The Day I Died

His grandmother’s voice echoes as pictures devastate a 20-year-old man.

I’m 20 years old when I see the pictures that end my life.

It’s 101 degrees outside—morbidly humid. I hear my grandmother’s voice warning me about the heat.

PICTURE Him. My him. With someone else. Another boy. A younger boy.

“Justin, you remember to put shoes on if you go outside, you hear?” my grandmother would say if she were here, it’s so hot.

PICTURE His boat. He has his arm around the boy. They’re smiling.

“I don’t want to hear you crying about scalding your feet if you go out there with no good sense to put on shoes, you hear?” my grandmother’s Southern twang echoes.

PICTURE His apartment. The boy is sitting on the couch where I lay with My Him, where we cuddle; where he tells me he loves me, and that I’m beautiful; where we make love; where I dream of being with him forever.

I’m 20 years old when life as I know it comes to an end.

PICTURE My first love, the man who promised never to break my heart, with another boy.

I’m on my bed, my laptop burning my thighs, Facebook burning my heart.

My vision blinds, and my ears sting. My whole body moves with the beating of my heart. My stomach knots with an anxiety I haven’t felt since Mom died.

Suddenly, I’m choking. My lungs can’t fill with enough oxygen. My room is shrinking. I have to leave my room, or I will die here.

I run out of my bedroom, out of my apartment, gasping for air. Snot runs down my face, and the tears explode.

My bare feet hit the searing hot sidewalk outside my apartment, sending blistering pain through my soles and up into my ankles, but I don’t care. I need to be outside. I have to be outside.

I run barefoot around my apartment complex once, twice, three times. I count the number of strides I take. I don’t know why. I just have to. Everything I’m doing is a must. I can’t stop. I have to run. I have to count. I have to breathe. I have to wonder if it’s all a dream.

No. No wondering. It must be a dream.

On lap 7 or 8, reality punches me in the stomach. Sudden, explosive nausea takes hold. I grab my abdomen, and fall to my knees. My knees scrape the cement.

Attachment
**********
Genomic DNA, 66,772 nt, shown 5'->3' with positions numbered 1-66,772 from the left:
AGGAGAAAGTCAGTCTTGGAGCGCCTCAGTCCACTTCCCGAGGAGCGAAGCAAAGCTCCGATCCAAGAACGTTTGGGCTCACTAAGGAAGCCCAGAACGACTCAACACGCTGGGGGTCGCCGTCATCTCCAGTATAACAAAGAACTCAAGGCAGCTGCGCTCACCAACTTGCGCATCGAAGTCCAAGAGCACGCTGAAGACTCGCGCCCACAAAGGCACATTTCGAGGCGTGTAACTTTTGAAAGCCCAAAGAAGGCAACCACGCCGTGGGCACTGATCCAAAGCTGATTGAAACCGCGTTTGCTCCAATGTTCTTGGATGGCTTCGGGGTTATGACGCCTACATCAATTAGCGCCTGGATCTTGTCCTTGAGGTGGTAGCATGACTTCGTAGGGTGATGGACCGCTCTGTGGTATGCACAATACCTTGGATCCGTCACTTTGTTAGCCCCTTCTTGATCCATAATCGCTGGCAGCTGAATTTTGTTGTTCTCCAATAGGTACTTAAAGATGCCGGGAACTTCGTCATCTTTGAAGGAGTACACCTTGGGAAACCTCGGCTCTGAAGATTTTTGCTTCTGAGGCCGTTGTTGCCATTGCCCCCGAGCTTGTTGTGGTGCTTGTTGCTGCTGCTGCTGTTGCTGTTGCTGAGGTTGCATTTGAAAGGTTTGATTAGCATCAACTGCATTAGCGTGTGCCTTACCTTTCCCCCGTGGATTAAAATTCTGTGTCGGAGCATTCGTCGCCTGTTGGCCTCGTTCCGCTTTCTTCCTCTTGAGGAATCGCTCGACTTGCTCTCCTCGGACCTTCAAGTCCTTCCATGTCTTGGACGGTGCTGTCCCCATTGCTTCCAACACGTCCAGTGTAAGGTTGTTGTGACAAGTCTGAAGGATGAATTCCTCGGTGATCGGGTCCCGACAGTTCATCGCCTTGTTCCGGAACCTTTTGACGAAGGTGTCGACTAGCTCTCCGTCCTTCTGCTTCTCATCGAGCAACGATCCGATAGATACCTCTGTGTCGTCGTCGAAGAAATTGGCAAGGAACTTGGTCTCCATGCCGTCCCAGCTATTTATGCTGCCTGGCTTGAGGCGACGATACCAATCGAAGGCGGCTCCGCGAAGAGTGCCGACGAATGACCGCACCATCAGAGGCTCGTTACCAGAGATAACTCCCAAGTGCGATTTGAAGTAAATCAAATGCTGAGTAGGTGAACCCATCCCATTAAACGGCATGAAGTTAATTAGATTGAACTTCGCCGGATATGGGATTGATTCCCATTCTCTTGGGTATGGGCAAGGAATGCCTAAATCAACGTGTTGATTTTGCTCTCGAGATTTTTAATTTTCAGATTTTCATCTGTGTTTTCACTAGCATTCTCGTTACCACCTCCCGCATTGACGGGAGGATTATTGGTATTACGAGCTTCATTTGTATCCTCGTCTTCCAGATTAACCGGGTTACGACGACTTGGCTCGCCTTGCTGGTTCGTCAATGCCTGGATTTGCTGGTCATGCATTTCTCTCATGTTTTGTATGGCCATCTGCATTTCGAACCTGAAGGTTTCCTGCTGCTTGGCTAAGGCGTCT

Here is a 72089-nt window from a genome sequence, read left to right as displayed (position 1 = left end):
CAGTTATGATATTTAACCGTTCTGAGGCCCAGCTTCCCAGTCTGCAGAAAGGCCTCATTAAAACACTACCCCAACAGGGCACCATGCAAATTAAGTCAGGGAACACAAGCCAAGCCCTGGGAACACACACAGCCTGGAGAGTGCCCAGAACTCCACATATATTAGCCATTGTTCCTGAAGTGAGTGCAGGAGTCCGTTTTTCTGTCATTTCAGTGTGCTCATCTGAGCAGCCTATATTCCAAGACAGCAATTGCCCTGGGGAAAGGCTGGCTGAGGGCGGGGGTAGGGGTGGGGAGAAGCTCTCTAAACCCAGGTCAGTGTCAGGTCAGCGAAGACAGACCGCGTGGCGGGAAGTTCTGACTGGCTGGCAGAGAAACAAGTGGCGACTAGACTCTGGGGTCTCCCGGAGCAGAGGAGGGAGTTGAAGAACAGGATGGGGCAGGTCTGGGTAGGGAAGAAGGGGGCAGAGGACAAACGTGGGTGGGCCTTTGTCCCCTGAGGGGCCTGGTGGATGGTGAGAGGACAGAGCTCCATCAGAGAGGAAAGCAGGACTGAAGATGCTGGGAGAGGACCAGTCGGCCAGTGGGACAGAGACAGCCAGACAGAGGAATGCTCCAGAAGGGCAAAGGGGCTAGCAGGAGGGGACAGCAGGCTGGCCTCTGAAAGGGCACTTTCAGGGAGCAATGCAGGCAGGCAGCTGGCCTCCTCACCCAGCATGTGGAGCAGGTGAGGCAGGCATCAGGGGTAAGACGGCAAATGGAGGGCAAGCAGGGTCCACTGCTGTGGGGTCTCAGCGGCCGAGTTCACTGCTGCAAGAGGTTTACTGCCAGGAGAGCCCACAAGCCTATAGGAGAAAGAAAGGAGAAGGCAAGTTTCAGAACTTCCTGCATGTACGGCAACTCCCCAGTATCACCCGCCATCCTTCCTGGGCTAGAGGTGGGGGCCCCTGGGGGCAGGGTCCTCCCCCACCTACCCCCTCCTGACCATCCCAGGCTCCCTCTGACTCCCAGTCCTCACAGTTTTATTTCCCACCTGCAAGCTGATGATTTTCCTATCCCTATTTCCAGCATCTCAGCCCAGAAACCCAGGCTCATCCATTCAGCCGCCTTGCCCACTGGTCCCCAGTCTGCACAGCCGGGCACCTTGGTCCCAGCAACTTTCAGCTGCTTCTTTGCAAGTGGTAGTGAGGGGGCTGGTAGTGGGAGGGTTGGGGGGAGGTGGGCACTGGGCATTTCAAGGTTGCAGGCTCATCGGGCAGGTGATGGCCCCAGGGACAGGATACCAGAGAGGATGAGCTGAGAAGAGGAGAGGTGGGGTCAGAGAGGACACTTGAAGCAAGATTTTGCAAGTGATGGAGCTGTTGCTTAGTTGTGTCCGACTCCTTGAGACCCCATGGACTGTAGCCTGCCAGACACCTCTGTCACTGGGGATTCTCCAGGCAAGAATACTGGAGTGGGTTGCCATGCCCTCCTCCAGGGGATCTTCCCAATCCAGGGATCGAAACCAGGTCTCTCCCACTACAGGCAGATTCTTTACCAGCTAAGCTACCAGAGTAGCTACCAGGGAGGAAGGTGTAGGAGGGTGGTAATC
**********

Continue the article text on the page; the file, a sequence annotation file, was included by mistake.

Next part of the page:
I vomit in the middle of the sidewalk, because I can’t crawl to the grass in time.

I feel lightheaded. The heat is too much. The adrenaline is waning, and my body needs to cool, but I’d rather die than reenter my apartment.

I stumble into the grass and lie there. I stare directly into the sun, and beg it to kill me.

“Justin, now what did I tell you about putting your shoes on?” my grandmother yells at me as a child when I cry because my feet are burned. “Lord have mercy,” she says, as she gives me a cool bath to make it all better.

My life flashes in the blinding sun: I see him holding me after my grandmother dies. I see us traveling, at concerts, on the lake, and in his bed. I smell his cologne, and the sloppy joes I burned when I tried cooking for him. I feel his arms around me. I feel him kiss the back of my neck.

I feel…blades of grass cut into my skin like a thousand tiny razors.

I turn into a fetal position, and look at sideways apartment buildings. My heart isn’t beating as fast now. I just want to go to sleep. I never want to wake up.

I’m 20 years old when the world takes my breath away, scalds my heart, cuts into my soul. I die emotionally on this day, a 20-year-old who only just has felt what being in love is really all about.

That was four years ago.

It’s amazing how much you learn in so short a time—like when to put your shoes on, or when to stand up, brush yourself off, and make it home for a cool bath.

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